We did say in one case that a certificate from the Secretary of State is generally conclusive evidence that the Secretary “received service of process . . . and forwarded the service as required by the statute.” Capitol Brick, Inc. v. Fleming Mfg. Co., 722 S.W.2d 399, 401 (Tex. 1987). But the question in that case was not whether the forwarding address was correct, and thus the statement related only to whether service was forwarded rather than where. See Whitney v. L & L Realty Corp., 500 S.W.2d 94, 96 (Tex. 1973) (“the legislature intended to require that in order for the Secretary of State to be conclusively presumed to be the attorney for the defendant in another state, he must forward the service”) (emphasis in original). While an official’s certificate establishes that process was served and forwarded to the address provided, unless it certifies that the forwarding address is the one required by statute, we cannot presume otherwise.

Here, the petition, citation, return, and the certificate from the Secretary of State all listed Wachovia’s address as 920 King Street, Wilmington, Delaware; none alleged this was Wachovia’s home office, principal office, or anything else. The loan documents attached to the petition contained only North Carolina addresses for First Union, Wachovia’s alleged predecessor. As nothing in the record shows that the Secretary of State forwarded process to Wachovia’s home office or principal office as required by the statutes on which the plaintiffs rely, error is apparent on the face of the record.

Accordingly, without hearing oral argument, we reverse the court of appeals’ judgment, vacate the default judgment, and remand for further proceedings consistent with this opinion. Tex. R. App. P. 59.1.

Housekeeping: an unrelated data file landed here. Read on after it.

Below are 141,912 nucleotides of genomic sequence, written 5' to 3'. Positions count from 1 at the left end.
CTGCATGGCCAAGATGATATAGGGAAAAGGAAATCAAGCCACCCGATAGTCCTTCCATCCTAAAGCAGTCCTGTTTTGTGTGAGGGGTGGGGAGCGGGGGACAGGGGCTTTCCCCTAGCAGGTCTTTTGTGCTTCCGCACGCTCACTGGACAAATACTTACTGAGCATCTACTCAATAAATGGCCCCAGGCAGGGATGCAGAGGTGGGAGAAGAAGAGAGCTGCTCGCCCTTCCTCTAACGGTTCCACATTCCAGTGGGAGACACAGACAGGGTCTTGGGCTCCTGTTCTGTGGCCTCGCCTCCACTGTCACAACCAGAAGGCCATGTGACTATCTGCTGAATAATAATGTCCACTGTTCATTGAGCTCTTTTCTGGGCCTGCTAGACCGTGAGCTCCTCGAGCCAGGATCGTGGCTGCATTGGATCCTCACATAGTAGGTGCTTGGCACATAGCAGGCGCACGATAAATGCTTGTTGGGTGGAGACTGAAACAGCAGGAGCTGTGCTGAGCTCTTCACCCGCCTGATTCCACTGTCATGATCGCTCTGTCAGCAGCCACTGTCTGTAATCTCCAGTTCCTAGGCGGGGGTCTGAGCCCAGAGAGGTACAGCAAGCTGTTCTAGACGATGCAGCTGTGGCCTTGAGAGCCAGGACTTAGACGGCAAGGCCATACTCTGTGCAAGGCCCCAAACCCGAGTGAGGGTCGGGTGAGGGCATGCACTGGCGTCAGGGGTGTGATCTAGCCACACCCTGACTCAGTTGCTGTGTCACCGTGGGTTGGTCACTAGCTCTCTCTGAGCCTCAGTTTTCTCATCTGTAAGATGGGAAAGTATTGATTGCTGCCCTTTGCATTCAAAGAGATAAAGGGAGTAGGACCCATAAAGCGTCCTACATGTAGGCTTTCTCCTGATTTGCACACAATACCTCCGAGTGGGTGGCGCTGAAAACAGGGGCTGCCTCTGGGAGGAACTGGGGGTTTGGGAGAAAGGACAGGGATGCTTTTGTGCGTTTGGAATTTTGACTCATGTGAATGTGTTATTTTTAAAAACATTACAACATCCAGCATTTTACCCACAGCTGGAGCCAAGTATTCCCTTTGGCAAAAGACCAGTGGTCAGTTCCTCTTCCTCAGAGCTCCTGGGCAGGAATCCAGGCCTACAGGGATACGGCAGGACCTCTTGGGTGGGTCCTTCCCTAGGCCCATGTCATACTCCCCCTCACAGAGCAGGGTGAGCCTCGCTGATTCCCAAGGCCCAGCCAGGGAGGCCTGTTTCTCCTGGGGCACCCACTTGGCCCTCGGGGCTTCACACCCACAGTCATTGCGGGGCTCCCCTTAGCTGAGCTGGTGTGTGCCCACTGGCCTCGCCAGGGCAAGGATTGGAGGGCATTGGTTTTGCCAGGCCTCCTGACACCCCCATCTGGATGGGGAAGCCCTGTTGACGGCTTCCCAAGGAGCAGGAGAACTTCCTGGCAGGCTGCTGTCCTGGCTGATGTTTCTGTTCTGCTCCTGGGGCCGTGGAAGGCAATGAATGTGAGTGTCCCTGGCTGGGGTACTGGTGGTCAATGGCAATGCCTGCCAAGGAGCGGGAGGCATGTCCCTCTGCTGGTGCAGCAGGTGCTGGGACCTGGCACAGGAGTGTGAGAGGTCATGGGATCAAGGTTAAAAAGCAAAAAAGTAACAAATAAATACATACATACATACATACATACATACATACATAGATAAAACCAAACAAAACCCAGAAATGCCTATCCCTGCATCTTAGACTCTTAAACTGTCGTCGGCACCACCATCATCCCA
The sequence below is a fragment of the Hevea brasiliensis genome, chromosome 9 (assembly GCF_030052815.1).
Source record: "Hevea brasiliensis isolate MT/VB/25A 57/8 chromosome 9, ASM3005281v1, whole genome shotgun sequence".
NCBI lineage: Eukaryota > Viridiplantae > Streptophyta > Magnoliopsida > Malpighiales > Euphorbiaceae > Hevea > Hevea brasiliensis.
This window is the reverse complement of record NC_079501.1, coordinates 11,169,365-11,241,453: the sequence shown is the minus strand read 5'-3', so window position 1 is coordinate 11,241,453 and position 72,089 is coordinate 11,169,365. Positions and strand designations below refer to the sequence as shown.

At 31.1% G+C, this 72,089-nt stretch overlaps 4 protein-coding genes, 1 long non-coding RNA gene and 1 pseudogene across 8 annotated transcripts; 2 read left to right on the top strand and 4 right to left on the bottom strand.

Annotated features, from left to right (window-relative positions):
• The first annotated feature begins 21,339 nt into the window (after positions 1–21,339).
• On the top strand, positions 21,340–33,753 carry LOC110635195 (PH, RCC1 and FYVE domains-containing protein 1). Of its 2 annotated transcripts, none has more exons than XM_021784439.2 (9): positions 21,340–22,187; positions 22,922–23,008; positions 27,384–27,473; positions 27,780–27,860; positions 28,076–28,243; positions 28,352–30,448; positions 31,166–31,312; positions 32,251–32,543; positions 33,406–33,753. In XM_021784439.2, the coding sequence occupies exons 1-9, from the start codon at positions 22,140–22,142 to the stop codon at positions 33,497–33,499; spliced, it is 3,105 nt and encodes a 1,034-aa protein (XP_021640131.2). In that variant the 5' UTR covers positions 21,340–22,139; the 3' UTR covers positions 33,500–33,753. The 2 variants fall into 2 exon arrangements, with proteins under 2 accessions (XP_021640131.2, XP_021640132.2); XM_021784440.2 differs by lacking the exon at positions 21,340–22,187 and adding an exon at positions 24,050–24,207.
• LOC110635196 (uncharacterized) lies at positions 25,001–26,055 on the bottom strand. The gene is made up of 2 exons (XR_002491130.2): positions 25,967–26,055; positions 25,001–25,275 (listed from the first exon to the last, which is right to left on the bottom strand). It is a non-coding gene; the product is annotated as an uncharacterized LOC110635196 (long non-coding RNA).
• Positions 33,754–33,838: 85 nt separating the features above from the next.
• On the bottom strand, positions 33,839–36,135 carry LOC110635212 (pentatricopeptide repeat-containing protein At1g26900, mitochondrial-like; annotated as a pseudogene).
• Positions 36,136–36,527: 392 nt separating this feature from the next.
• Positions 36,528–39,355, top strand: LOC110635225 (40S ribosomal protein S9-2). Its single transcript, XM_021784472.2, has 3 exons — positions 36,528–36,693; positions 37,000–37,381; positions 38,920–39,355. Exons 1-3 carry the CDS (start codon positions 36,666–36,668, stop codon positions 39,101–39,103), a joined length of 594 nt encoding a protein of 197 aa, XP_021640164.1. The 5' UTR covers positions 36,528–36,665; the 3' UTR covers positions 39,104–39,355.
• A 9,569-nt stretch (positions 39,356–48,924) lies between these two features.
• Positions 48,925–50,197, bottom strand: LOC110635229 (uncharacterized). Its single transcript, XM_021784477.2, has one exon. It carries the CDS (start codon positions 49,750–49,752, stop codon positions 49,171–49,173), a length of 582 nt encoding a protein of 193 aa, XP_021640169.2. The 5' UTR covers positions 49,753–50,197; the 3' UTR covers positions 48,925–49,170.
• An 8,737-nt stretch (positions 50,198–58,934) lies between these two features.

OPINION DELIVERED: February 9, 2007

[1] See, e.g., Tex. Civ. Prac. & Rem. Code § 17.045 (nonresidents); Tex. Rev. Civ. Stat. arts. 1396‑2.07(B), 1396‑8.09 (nonprofit corporations), arts. 6132a‑1 §§ 1.08(b), 9.10(b) (limited partnerships); Tex. Bus. Corp. Act art. 2.11(B) (domestic corporations); Tex. Ltd. Liab. Co. Act art. 2.08(B) (limited liability companies); Tex. Alco. Bev. Code §§ 37.05(c), 61.07 (nonresident sellers and distributors of alcoholic beverages); Tex. Health & Safety Code § 221.023 (health facilities development corporations); Tex. Tax Code § 151.606 (collectors of delinquent sales taxes); see also Tex. Bus. Orgs. Code §§ 5.251 -.253 (effective 2006) (foreign entities).

[2] See World Distrib., Inc. v. Knox, 968 S.W.2d 474, 477-78 (Tex. App.–El Paso 1998, no pet.) (reversing default as record did not show forwarding address was defendant’s “home or home office” as required by Long-Arm Statute); accord Whiskeman v. Lama, 847 S.W.2d 327, 328 (Tex. App.–El Paso 1993, no writ); Boreham v. Hartsell, 826 S.W.2d 193, 195-96 (Tex. App.–Dallas 1992, no writ); Commodore County Mut. Ins. Co. v. Tkacik, 809 S.W.2d 630, 632 (Tex. App.–Amarillo 1991, writ denied); Onnela v. Medina, 785 S.W.2d 423, 425(Tex. App.–Corpus Christi 1990, no writ); Bannigan v. Mkt. St. Developers, LTD., 766 S.W.2d 591, 592 (Tex. App.–Dallas 1989, no writ); Carjan Corp. v. Sonner, 765 S.W.2d 553, 555 (Tex. App.–San Antonio 1989, no writ); Lynn McGuffy Co. v. Perfected Indus. Prods., Inc., 683 S.W.2d 781, 782 (Tex. App.–Houston [14th Dist.] 1984, writ ref’d n.r.e.); Verges v. Lomas & Nettleton Fin. Corp., 642 S.W.2d 823, 827 (Tex. App.–Dallas 1982, no writ); see also Zuyus v. No’Mis Commc’ns, Inc., 930 S.W.2d 743, 746 (Tex. App.–Corpus Christi 1996, no writ) (affirming default as defendant admitted forwarding address was his home or home office); Mahon v. Caldwell, Haddad, Skaggs, Inc., 783 S.W.2d 769, 771 (Tex. App.–Fort Worth 1990, no writ) (holding petition need not allege forwarding address was “home or home office” if record evidence shows it was).

[3] See, e.g., Allodial Ltd. P’ship v. Susan Barilich, P.C., 184 S.W.3d 405, 409 (Tex. App.–Dallas 2006, no pet.) (reversing default as petition did not allege forwarding address was “principal office” as required by Revised Limited Partnership Act); Humphrey Co. v. Lowry Water Wells, 709 S.W.2d 310, 311-12 (Tex. App.–Houston [14th Dist.] 1986, no writ) (reversing default as record did not show forwarding address was defendant’s “registered office” as required by Tex. Bus. Corp. Act art. 2.11(B)); Global Truck & Equip., Inc. v. Plaschinski, 683 S.W.2d 766, 768 (Tex. App.–Houston [14th Dist.] 1984, no writ) (same); C.W. Bollinger Ins. Co. v. Fish, 699 S.W.2d 645, 649 (Tex. App.–Austin 1985, no writ) (holding that the record did not show forwarding address was defendant’s “principal place of business” as required by Tex. Ins. Code art. 1.14-1)).